Nullarbor National Park, Wilderness Protection Area and Regional Reserve

  • Campfires Permitted
  • Camping
PDF Park Brochure
Photo by Che Chorley
Photo by Che Chorley
Photo by Che Chorley
Photo by Che Chorley
nullarbor-plains-hero.jpg
Nullabor National Park park locator map

Where the vast desert landscape meets the dramatic sea cliffs. These turquoise waters of the Great Australian Bite are a natural breeding ground for the southern right whale - you might be lucky enough to spot one on your travels.

Tag your Instagram pics with #nullarbornationalpark to see them displayed on this page.

About

Come and explore the world's largest semi-arid karst (cave) landscapes at the Nullarbor National Park and Regional Reserve. Most of the park's landscape is flat except where the surface has collapsed into sinkholes revealing large underground caverns.

Where the vast landscape meets the sea at Bunda Cliffs you can enjoy views spanning the coastline, while in the adjoining Far West Coast Marine Park you may get a chance to spot a southern right whale that comes to the area to breed in winter. The Head of the Bight Visitors Centre at the Eastern edge of the park offers a viewing platform from which to view whales and their calves between May and September.

The park contains many diverse species of flora and fauna, including the southern hairy-nosed wombat, dingos, and many species of birds. Despite its flat and reputedly featureless landscape, the Nullarbor offers the intrepid and patient visitor unparalleled serenity and a sense of remote beauty and isolation which is rare.

Opening hours

Open 24 hours a day, seven days a week.

Contact details

Natural Resource Office - Ceduna

Phone: (+61 8) 8625 3144

For online bookings enquiries please email:

DEWNREPOnlineBookings@sa.gov.au

Getting there

Nullarbor National Park and Regional Reserve is located 300km west of Ceduna. Access is via Eyre Highway.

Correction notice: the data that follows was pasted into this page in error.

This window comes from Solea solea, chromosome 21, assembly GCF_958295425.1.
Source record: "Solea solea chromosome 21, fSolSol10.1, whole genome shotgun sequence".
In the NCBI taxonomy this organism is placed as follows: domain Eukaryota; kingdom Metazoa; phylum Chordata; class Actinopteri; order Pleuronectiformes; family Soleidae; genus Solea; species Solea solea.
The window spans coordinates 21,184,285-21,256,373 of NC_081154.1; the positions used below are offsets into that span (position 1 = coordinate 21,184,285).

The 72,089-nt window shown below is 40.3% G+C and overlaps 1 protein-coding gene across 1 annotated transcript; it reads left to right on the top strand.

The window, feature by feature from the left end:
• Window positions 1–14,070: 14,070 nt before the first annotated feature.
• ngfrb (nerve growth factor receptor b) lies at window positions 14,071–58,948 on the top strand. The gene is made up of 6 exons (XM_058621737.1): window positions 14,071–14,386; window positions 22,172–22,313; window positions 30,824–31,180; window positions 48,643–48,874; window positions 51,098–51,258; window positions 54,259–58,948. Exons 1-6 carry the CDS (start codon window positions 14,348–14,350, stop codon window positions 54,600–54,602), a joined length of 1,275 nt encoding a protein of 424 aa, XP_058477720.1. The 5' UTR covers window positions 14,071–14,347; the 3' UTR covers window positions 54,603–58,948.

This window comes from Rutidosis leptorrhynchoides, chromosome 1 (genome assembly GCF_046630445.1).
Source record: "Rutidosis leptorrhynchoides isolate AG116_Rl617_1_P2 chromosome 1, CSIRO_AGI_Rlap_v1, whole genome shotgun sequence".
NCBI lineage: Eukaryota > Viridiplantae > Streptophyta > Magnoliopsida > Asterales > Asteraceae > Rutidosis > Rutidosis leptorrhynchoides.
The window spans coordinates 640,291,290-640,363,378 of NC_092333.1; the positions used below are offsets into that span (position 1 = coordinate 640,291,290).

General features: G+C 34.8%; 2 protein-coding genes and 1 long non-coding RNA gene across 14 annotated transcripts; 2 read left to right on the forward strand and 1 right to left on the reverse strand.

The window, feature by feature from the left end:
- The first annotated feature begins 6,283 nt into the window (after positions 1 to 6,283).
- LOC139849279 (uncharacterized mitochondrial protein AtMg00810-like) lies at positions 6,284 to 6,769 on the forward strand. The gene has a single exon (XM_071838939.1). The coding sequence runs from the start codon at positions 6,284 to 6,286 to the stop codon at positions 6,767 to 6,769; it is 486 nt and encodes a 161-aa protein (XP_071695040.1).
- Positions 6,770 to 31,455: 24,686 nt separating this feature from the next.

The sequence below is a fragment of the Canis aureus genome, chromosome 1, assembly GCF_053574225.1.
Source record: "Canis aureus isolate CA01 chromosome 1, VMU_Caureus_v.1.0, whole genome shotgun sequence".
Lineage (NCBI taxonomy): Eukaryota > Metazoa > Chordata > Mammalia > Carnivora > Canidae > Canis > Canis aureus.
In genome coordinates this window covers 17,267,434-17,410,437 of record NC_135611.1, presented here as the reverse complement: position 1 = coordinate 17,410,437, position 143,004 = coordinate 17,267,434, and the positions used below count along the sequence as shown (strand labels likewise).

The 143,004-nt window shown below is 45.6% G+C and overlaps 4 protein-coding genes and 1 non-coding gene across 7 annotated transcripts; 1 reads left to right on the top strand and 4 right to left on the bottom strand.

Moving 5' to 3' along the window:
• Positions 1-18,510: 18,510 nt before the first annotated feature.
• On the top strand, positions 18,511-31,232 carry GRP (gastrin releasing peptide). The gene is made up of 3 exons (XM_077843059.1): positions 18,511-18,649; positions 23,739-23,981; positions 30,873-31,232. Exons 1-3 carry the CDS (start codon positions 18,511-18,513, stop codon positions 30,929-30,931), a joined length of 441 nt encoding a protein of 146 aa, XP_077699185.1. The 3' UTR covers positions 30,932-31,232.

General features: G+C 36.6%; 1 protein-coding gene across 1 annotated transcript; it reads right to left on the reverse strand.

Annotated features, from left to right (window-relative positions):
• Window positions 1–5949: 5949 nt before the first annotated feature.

Pets in parks

Pets are not permitted within this park. There are however, a number of South Australian National Parks where you can take your dog on a lead. 

Facilities

There are very limited facilities in the park. Please ensure you carry sufficient water, food and supplies for your entire visit. It is also a good idea to let a responsible person know of your intended movements and when you expect to return.

Facilities include visitor toilets, showers, two roadhouses and Head of Bight Visitors Centre.

Camping

Camping is permitted in signed locations throughout the Park

Useful information

There is no mobile phone coverage in the park except in the immediate vicinity of the Head of Bight Visitors Centre and adjacent to roadhouses.

Outback Road Report

1300 361 033 (24-hour automated service)
Northern and Western South Australian Outback Roads Temporary Closures, Restrictions and Warnings Report

  • Important: Collection of firewood within National Parks is prohibited.

Pests and diseases

There are several pest species which survive the harsh conditions within the park. Camels periodically venture into the park, especially after rain. Similarly foxes and feral cats can be seen. Buffel grass is routinely controlled by the Aboriginal Rangers.

Traditional owners

The Nullarbor is the traditional home of the Mirning Aboriginal people who have strong cultural links with Ngalea, Kokotha, Wirangu, Pitjantjatjara, Nyananyatjara and Yankunytjatjara speaking people. The Mirning people were formally granted Native Title over the Nullarbor National Park in 2014, under the auspice of Far West Coast Aboriginal Corporation. The Nullarbor National Park is now managed by a Co-Management Advisory Board of Mirning community members and DEWNR staff.

Words from the Nullarbor Parks Advisory Committee

We are made up of Mirning people, as well as government and community representatives. We look after the Nullarbor and its coastline.

Aboriginal South Australians are the first peoples of our State and have occupied, enjoyed and managed these lands and waters since the creation. For SA's First Peoples, creation ancestors laid down the laws of the Country and bestowed a range of customary rights and obligations to the many Aboriginal Nations across our state.